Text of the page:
The term multiplicity avoids the 'abstract opposition between the multiple and the one', escapes dialectics, conceives of pure multiples rather than fragments of a lost unity.  We find the idea in Riemann, who distinguished discreet [sic]  and continuous multiplicities, seeing the forces in the latter, their metrical principle as a result of internal forces.  Meinong and Russell distinguished extensive multiplicities of magnitude or visibility, and more intensive one featuring distances.  Bergson distinguished numerical or extended multiplicities, from qualitative or durational ones.  This is like their own division between arborescent and rhizomatic multiplicities [I thought arborescent structures were only three dimensional  -- perhaps they are n dimensional as well?], or between macro and micro multiplicities.  There are extensive molar multiplicities which are 'unifiable, totalizable, organisable' (37) found in the conscious or preconscious, and 'libidinal, unconscious, molecular, intensive' multiplicities which 'constantly construct and dismantle themselves in the course of their communications' as they cross over thresholds.  The second kind of multiplicity is composed of particles; they feature intensive distances as relations; Brownian movements.

These are [only] lkm'kmlogical distinctions. Canetti finds that some types of multiplicity are opposed sometimes but also interpenetrate, and these constitute packs or crowds.  In such masses we can find 'large quantity, divisibility and equality of the members, concentration, sociability of the aggregate', hierarchy, territorialization, and 'emission of signs'.  Packs have smaller numbers, are more dispersed, have a 'non decomposable variable distances', qualitative metamorphoses, inequalities', no totalization or hierarchy, Browniand variabilities, lines of deterritorialization and 'projection of particles'[the reference is to Canneti Crowds and Power].  Leaders of packs live a hand to mouth existence, while leaders of masses can consolidate their position.  The pack itself follows a line of flight as 'a component part of it', but masses segment their lines and see them as negative.  Members of packs are alone even while in company, and have to look after themselves as well as participating.  Changes in packs can isolate individuals temporarily, and then install them in the centre.  This can be seen as 'the schizo position' (38) on the periphery as above.  The mass subject on the other hand identifies with the group and the leader and is securely embedded, the 'paranoid position'.  There is no reason to assume that packs are less involved in mass societies.  Both can coexist - '"high society life" closer to the pack', and relations never coincide with normal social relations, nor do mannerisms.  Indeed, such non conventional matters are always 'specific to micromultiplicities'.

We should not see a simple dualist opposition between these different types of multiplicities.  There are multiplicities of multiplicities 'forming a single assemblage', operating in the same assemblage.  Packs can have masses and vice versa; trees can have 'rhizome lines' and vice versa.  Deterritorialization implies circuits of territoriality.  Intensities can start to flow 'in wide expanses'.  Becoming 'involves a molar extension, a human hyper concentration, or prepares the way for them'.  In Kafka or, the great bureaucratic machines also 'install little schizo machines of becoming-dog or becoming - beetle'.  The wolf man's things are obviously connected to the 'military and religious organisation of his obsessions'.  It is not the case that there are two multiplicities or two machines, but only the same machinic assemblage producing both aspects, 'the whole' or 'the [psychological?]"complex"'.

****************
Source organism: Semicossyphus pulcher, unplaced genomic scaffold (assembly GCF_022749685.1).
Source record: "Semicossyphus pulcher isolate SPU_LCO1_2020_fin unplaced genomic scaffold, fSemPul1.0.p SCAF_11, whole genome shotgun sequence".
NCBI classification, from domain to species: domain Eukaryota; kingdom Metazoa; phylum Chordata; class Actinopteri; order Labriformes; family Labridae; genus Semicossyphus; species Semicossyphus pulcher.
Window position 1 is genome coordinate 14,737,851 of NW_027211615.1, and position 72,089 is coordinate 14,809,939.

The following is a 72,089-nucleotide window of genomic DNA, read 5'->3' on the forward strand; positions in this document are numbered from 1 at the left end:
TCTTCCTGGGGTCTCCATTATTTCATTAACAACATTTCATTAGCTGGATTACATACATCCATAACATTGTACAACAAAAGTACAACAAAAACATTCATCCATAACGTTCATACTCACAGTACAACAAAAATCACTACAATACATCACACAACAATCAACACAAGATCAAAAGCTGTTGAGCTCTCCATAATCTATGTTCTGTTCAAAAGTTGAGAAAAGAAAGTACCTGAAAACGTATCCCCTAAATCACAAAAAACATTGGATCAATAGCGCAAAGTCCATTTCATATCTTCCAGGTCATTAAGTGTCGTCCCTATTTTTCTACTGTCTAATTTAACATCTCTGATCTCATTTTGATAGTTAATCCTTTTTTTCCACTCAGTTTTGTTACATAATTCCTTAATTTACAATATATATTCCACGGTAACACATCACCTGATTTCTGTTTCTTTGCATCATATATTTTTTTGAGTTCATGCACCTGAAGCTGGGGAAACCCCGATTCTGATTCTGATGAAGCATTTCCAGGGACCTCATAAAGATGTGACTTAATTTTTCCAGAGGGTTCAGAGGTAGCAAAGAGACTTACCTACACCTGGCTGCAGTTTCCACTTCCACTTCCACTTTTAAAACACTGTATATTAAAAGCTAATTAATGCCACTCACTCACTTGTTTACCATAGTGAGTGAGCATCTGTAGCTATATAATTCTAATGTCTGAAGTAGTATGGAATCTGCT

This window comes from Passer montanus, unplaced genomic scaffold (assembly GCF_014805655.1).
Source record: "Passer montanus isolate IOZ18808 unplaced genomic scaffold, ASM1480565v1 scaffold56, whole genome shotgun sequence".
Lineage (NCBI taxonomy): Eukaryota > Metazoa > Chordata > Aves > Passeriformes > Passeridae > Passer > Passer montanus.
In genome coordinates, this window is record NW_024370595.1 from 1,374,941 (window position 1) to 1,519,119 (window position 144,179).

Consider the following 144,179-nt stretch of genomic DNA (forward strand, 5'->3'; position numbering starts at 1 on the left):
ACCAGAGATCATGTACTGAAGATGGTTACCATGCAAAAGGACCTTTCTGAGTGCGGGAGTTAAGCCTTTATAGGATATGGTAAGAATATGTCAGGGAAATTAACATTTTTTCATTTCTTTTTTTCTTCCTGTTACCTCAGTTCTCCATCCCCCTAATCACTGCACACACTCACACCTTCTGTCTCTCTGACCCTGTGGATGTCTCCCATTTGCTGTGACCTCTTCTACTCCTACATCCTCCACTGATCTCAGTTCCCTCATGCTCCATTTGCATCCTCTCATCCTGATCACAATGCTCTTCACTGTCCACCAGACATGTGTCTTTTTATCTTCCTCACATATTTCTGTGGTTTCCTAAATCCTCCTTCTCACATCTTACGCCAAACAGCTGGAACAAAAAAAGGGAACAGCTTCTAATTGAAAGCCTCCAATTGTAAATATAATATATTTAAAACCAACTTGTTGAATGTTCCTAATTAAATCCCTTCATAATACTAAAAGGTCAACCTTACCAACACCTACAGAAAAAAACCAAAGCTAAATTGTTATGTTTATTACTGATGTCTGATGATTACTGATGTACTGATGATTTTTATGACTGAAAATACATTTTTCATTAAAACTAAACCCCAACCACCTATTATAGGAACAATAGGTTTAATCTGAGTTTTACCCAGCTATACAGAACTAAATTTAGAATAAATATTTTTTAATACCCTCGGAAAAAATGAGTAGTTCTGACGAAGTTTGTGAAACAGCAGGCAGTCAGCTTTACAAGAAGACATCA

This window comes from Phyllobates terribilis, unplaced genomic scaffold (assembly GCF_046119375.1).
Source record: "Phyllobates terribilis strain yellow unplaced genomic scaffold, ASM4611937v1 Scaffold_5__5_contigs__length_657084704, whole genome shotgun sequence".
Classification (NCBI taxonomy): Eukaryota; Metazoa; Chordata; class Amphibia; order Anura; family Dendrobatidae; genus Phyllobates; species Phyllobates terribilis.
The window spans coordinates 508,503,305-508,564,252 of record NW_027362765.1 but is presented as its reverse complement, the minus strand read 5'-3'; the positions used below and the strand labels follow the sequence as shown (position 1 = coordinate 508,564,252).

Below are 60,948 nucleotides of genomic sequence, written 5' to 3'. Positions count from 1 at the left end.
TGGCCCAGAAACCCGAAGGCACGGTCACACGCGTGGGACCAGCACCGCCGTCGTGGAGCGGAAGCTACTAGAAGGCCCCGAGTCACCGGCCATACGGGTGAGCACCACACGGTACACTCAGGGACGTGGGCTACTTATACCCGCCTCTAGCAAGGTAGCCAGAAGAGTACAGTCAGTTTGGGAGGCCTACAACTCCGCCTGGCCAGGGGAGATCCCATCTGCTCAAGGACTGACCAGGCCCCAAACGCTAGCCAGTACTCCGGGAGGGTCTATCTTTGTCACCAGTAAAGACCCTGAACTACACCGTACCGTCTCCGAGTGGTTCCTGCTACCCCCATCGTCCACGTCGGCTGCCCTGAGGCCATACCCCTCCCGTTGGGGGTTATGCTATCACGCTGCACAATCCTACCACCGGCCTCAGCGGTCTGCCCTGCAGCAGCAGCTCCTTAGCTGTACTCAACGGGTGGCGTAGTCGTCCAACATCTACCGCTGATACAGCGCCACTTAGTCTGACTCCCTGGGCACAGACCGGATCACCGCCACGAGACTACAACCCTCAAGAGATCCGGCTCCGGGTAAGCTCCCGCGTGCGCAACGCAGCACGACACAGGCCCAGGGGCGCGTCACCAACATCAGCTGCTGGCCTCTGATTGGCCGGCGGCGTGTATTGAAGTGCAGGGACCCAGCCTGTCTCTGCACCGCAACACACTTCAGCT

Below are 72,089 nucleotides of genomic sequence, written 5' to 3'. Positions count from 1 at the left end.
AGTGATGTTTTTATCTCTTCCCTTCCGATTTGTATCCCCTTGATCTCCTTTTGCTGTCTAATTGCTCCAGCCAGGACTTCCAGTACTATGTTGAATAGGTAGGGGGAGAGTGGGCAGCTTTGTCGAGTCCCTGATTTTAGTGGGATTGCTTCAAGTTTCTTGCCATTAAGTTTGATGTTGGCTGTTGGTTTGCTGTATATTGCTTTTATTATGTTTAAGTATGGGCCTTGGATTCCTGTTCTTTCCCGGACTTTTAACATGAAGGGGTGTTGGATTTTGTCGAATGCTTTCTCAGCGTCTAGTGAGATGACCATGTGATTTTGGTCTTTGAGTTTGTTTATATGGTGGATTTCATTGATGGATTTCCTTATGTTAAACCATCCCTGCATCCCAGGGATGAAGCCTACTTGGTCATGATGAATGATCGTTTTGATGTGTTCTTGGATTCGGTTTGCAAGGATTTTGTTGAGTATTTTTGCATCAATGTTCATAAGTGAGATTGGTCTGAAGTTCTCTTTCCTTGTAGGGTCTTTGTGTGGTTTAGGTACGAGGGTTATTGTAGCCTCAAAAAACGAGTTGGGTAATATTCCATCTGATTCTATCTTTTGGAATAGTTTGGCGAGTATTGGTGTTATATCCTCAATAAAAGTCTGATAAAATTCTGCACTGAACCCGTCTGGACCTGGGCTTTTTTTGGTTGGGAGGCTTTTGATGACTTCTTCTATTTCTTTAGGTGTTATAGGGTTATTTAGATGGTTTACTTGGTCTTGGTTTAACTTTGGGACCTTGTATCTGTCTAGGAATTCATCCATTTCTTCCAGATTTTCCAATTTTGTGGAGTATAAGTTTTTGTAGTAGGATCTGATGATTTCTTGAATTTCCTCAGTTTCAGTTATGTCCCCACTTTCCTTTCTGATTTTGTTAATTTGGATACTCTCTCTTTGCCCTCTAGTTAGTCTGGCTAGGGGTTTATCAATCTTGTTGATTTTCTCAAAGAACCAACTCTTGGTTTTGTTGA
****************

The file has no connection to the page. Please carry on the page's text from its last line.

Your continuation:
Freud tries to reduce all this to Oedipus: his approach 'hears nothing and listens to nobody.  It flattens everything' (39).  In the second dream of the wolf man, during his psychotic episode, when he was being treated by Brunswick, she does seem 'that this time the wolves are Bolsheviks', who confiscated the patient's fortune - they have 'gone over to a large scale social machine', but it still all leads back to daddy, who happened to be a leader of the liberal party in Russia.  So the whole thing is driven by feelings of guilt for Freudians, 'nothing to do with mass disturbances, pack movements, collective signs, and particles of desire'.

What Freud tries to do is to see molar multiplicity and mass machines located in the preconscious, with a different kind of machine of multiplicity in the unconscious.  But both are these are combined in an assemblage, explaining the connections between the two levels.  'The libido suffuses everything', and social machines have a molecular unconscious as part of their 'very operation and organization'.  In the case of individuals caught in a mass, there is a pack unconscious, not the same as the mass unconscious, so that an individual or a mass can 'live out in its unconscious the masses and packs of another mass or another individual'.